Policymakers are counting on electric vehicles (EVs) to replace the traditional combustion engine and eliminate oil demand. But they desperately need a lesson in how the energy transition is playing out.
The truth is that data from countries with a high penetration of passenger EV sales do not show dramatic oil consumption declines.
The best evidence comes from Norway, where EVs accounted for 80% of total passenger car sales in 2021. At this rate, Norway could achieve nearly 100% EV sales by 2025.
But gasoline and diesel consumption rates have barely budged in the Scandinavian country.
Figures from Statistics Norway (SSB) show diesel and gasoline demand has declined only modestly since 2017. In the first half of 2023, road fuel sales hovered around 62,000 barrels daily, a 10% drop from the 70,000 sold between 2017 and 2019, well after the EV boom started.
Current consumption is relatively stable between 60,000 and 70,000 barrels a day, and a steep drop is not expected in the near term. Indeed, demand for crude oil – the feedstock refiners need to make gasoline and diesel products – has stubbornly stuck at around 200,000 barrels a day in Norway.
There are many explanations for the resilience of oil demand in the face of rising EV penetration in Norway. Policymakers worldwide committed to a rapid energy transition should heed them because they suggest oil will be needed in the global economy for much longer than many climate activists care to admit.
A big reason oil demand has stayed strong in Norway is that, despite the high penetration of EVs in total car sales, the EV fleet of less than 500,000 still pales to the overall fleet of nearly 3 million vehicles. That means there are still a lot of gasoline- and diesel-powered cars on the road.
Data also shows that Norwegians are reluctant to give up the internal combustion engine (ICE) cars even after they’ve purchased EVs. Some may be waiting for more EV charging infrastructure to emerge before getting rid of their gas-powered automobiles, while others may prefer the performance of traditional light-duty trucks.
Indeed, traditional ICE automobiles will likely remain on the road long after the last one is sold – unless governments introduce expensive scrappage schemes. And even after ICE vehicles cease to be used in Europe, the United States and other wealthy countries, data show that many will continue to be exported to developing nations, where used cars are in high demand. That will merely shift fuel demand – and carbon emissions – to other countries.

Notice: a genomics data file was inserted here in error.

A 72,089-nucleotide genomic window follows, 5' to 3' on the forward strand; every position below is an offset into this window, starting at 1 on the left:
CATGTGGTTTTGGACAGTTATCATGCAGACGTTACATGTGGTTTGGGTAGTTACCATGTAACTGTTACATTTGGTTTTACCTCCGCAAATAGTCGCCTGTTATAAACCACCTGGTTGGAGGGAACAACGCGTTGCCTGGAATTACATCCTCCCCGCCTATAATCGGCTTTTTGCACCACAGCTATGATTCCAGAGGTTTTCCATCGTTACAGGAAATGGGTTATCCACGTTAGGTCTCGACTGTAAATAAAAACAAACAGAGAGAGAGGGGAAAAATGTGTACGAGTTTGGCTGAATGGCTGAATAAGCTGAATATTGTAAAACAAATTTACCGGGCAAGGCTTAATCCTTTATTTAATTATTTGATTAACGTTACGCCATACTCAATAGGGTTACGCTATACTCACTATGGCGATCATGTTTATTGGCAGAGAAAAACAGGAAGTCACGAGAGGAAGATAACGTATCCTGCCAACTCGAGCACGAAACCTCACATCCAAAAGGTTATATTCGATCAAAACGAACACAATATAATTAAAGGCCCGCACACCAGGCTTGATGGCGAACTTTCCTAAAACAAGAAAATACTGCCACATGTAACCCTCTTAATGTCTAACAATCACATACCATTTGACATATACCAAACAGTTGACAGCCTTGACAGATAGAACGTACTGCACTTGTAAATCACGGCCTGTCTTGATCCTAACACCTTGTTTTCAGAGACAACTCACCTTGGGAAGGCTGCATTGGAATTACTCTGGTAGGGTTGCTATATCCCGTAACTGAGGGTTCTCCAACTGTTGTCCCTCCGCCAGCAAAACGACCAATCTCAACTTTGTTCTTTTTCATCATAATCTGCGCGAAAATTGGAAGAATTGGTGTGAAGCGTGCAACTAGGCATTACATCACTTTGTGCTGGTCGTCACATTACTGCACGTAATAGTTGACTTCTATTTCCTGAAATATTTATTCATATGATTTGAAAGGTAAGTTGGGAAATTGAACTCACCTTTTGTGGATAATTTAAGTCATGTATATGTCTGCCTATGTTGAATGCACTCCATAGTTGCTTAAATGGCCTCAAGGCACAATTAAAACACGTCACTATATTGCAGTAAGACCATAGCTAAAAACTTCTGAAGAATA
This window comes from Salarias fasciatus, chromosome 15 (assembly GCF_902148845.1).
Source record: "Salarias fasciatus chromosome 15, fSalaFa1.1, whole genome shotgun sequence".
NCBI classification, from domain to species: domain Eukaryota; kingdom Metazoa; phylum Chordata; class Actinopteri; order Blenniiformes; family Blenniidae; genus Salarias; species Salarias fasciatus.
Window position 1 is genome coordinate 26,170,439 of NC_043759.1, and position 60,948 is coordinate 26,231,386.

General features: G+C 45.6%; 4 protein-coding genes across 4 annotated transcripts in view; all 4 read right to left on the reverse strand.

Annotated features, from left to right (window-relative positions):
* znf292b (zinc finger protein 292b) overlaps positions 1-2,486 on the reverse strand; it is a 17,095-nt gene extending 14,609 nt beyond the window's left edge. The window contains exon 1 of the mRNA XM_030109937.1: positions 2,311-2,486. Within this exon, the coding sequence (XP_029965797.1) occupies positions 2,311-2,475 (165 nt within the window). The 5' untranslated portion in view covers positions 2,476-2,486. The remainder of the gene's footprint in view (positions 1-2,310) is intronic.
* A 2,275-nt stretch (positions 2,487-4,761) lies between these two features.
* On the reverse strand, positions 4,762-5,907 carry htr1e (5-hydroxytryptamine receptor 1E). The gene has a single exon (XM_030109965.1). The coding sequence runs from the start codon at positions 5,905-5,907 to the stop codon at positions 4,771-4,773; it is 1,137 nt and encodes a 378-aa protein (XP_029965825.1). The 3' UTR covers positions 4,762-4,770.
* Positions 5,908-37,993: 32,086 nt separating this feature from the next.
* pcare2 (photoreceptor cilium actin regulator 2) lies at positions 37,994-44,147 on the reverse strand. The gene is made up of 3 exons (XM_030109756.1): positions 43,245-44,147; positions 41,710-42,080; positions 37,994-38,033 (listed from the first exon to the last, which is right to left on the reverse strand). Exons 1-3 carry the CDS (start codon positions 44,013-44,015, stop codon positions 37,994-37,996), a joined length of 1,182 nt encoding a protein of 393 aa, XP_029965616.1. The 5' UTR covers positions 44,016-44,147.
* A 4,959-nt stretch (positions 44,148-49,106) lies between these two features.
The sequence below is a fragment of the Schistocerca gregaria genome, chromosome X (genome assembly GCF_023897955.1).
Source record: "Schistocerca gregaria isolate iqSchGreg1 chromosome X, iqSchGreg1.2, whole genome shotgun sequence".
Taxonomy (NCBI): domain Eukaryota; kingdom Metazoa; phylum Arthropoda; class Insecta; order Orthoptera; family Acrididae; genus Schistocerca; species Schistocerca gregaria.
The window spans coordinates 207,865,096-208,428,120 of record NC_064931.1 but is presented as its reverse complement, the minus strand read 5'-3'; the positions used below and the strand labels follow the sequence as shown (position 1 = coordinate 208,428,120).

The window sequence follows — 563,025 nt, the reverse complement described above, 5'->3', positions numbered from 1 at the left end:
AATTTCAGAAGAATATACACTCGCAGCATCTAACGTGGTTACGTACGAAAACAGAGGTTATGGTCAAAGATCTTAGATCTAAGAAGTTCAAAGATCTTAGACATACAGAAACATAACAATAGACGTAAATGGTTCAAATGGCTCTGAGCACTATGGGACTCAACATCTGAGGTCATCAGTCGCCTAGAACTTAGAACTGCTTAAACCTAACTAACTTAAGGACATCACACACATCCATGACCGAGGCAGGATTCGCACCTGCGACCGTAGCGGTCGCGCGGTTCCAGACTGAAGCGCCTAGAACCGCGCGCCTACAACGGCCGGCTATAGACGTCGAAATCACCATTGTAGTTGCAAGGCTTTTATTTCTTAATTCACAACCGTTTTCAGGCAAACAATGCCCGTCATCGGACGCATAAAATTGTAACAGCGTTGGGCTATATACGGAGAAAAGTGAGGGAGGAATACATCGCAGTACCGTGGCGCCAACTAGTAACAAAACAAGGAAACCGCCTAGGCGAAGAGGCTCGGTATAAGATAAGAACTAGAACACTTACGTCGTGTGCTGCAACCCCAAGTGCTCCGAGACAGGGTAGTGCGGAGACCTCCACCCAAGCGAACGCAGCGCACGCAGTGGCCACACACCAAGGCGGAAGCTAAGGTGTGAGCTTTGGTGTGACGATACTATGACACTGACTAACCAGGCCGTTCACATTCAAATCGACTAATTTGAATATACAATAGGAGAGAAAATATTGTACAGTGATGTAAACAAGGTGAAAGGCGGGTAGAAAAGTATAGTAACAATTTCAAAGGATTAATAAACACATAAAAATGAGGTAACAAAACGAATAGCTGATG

The other significant factor in Norway is that the electrification of heavy-duty transportation – especially trucks and buses – has so far been scant, and this sector is critical for lowering overall fuel consumption.
Consultant Rystad Energy reckons that Norway’s fuel demand from buses and trucks, which predominantly run on diesel, continues to rise from about 30,000 barrels a day between 2010 and 2015 to 32,000 in 2022. Until the commercial vehicle sector is electrified, demand for traditional fossil fuel products will remain stubbornly in place.
The situation in Norway could easily play out globally, as government policies designed to electrify the transportation sector often focus on passenger cars rather than heavy-duty vehicles.
The key obstacle to electrifying buses and tractor-trailer trucks is the weight of the battery. If these vehicles are too heavy, they can’t perform like their ICE counterparts. Tesla, Volvo, and other automakers are working on the issue, but matching the energy content of a barrel of oil is a stiff challenge.
The big takeaway is that, despite rampant headlines about surging EV penetration in huge markets like Europe, China, and the United States, it could take many years to make a significant dent in oil consumption.
Combined with the fact that cargo ships and airplanes look even harder to decarbonize, and petrochemicals and plastics will continue to require oil feedstocks, it’s hard to see global oil demand headed for a sharp decline anytime soon.
That helps explain why analysts like the International Energy Agency (IEA), which sees oil demand peaking later this decade, concede that it will be more of a plateau with a very long tail. For its part, the OPEC cartel does not see oil demand peaking until 2045 at around 110 million barrels a day – about 10 million barrels of consumption more than today.
That is why the Biden administration mustn’t steer America away from continued investment in our vast domestic oil and gas resources. Biden seems to think that EVs will instantly decarbonize the U.S. economy. His administration is effectively trying to implement a ban on ICE vehicles by 2032 through a requirement for a 70% drop in greenhouse gas emissions from new light-duty vehicles by that year.
But as Norway shows, this logic is flawed. The U.S. and global economies will continue to need oil products for decades.
Hindering domestic oil output through excessive regulation, blocking new infrastructure like pipelines, or stalling recent federal oil and gas lease sales is short-sighted. It’s attacking the wrong problem.
If oil will still be in high demand even as more EVs hit America’s highways in the coming years, wouldn’t it be wise to ensure that this energy comes from home rather than from expensive imports?